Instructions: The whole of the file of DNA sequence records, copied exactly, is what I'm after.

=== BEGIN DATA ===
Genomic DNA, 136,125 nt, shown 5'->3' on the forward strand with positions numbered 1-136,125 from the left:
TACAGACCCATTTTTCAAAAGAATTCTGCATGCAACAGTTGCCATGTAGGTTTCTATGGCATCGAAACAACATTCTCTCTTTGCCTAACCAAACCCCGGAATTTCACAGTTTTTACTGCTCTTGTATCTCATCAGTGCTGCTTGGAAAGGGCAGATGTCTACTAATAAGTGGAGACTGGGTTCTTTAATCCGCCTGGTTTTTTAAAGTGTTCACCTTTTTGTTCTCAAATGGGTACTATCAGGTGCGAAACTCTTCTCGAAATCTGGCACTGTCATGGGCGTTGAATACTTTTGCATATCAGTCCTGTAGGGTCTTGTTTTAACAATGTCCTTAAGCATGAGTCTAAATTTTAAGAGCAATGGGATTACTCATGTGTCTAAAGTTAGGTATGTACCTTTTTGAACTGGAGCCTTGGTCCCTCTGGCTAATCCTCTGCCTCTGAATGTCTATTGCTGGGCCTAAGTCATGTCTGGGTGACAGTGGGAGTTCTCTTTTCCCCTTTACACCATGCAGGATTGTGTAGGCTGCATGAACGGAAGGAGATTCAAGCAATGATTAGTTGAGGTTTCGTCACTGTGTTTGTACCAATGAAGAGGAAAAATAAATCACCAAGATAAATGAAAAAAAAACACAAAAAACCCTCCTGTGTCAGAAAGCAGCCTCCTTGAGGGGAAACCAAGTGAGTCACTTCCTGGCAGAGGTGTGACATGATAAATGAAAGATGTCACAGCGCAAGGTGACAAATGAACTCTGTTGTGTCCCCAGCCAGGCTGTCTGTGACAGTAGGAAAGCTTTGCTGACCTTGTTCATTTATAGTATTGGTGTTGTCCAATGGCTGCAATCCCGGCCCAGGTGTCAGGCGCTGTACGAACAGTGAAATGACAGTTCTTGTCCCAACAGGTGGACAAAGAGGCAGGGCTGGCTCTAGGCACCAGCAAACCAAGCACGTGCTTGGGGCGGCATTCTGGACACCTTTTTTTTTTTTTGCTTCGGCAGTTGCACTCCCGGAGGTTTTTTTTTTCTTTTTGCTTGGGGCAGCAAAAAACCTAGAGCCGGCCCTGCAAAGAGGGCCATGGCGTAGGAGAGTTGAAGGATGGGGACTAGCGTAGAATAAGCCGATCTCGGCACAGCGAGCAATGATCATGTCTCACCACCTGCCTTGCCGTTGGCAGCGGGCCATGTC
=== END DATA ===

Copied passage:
Genomic DNA, 136,125 nt, shown 5'->3' on the forward strand with positions numbered 1-136,125 from the left:
TACAGACCCATTTTTCAAAAGAATTCTGCATGCAACAGTTGCCATGTAGGTTTCTATGGCATCGAAACAACATTCTCTCTTTGCCTAACCAAACCCCGGAATTTCACAGTTTTTACTGCTCTTGTATCTCATCAGTGCTGCTTGGAAAGGGCAGATGTCTACTAATAAGTGGAGACTGGGTTCTTTAATCCGCCTGGTTTTTTAAAGTGTTCACCTTTTTGTTCTCAAATGGGTACTATCAGGTGCGAAACTCTTCTCGAAATCTGGCACTGTCATGGGCGTTGAATACTTTTGCATATCAGTCCTGTAGGGTCTTGTTTTAACAATGTCCTTAAGCATGAGTCTAAATTTTAAGAGCAATGGGATTACTCATGTGTCTAAAGTTAGGTATGTACCTTTTTGAACTGGAGCCTTGGTCCCTCTGGCTAATCCTCTGCCTCTGAATGTCTATTGCTGGGCCTAAGTCATGTCTGGGTGACAGTGGGAGTTCTCTTTTCCCCTTTACACCATGCAGGATTGTGTAGGCTGCATGAACGGAAGGAGATTCAAGCAATGATTAGTTGAGGTTTCGTCACTGTGTTTGTACCAATGAAGAGGAAAAATAAATCACCAAGATAAATGAAAAAAAAACACAAAAAACCCTCCTGTGTCAGAAAGCAGCCTCCTTGAGGGGAAACCAAGTGAGTCACTTCCTGGCAGAGGTGTGACATGATAAATGAAAGATGTCACAGCGCAAGGTGACAAATGAACTCTGTTGTGTCCCCAGCCAGGCTGTCTGTGACAGTAGGAAAGCTTTGCTGACCTTGTTCATTTATAGTATTGGTGTTGTCCAATGGCTGCAATCCCGGCCCAGGTGTCAGGCGCTGTACGAACAGTGAAATGACAGTTCTTGTCCCAACAGGTGGACAAAGAGGCAGGGCTGGCTCTAGGCACCAGCAAACCAAGCACGTGCTTGGGGCGGCATTCTGGACACCTTTTTTTTTTTTTGCTTCGGCAGTTGCACTCCCGGAGGTTTTTTTTTTCTTTTTGCTTGGGGCAGCAAAAAACCTAGAGCCGGCCCTGCAAAGAGGGCCATGGCGTAGGAGAGTTGAAGGATGGGGACTAGCGTAGAATAAGCCGATCTCGGCACAGCGAGCAATGATCATGTCTCACCACCTGCCTTGCCGTTGGCAGCGGGCCATGTC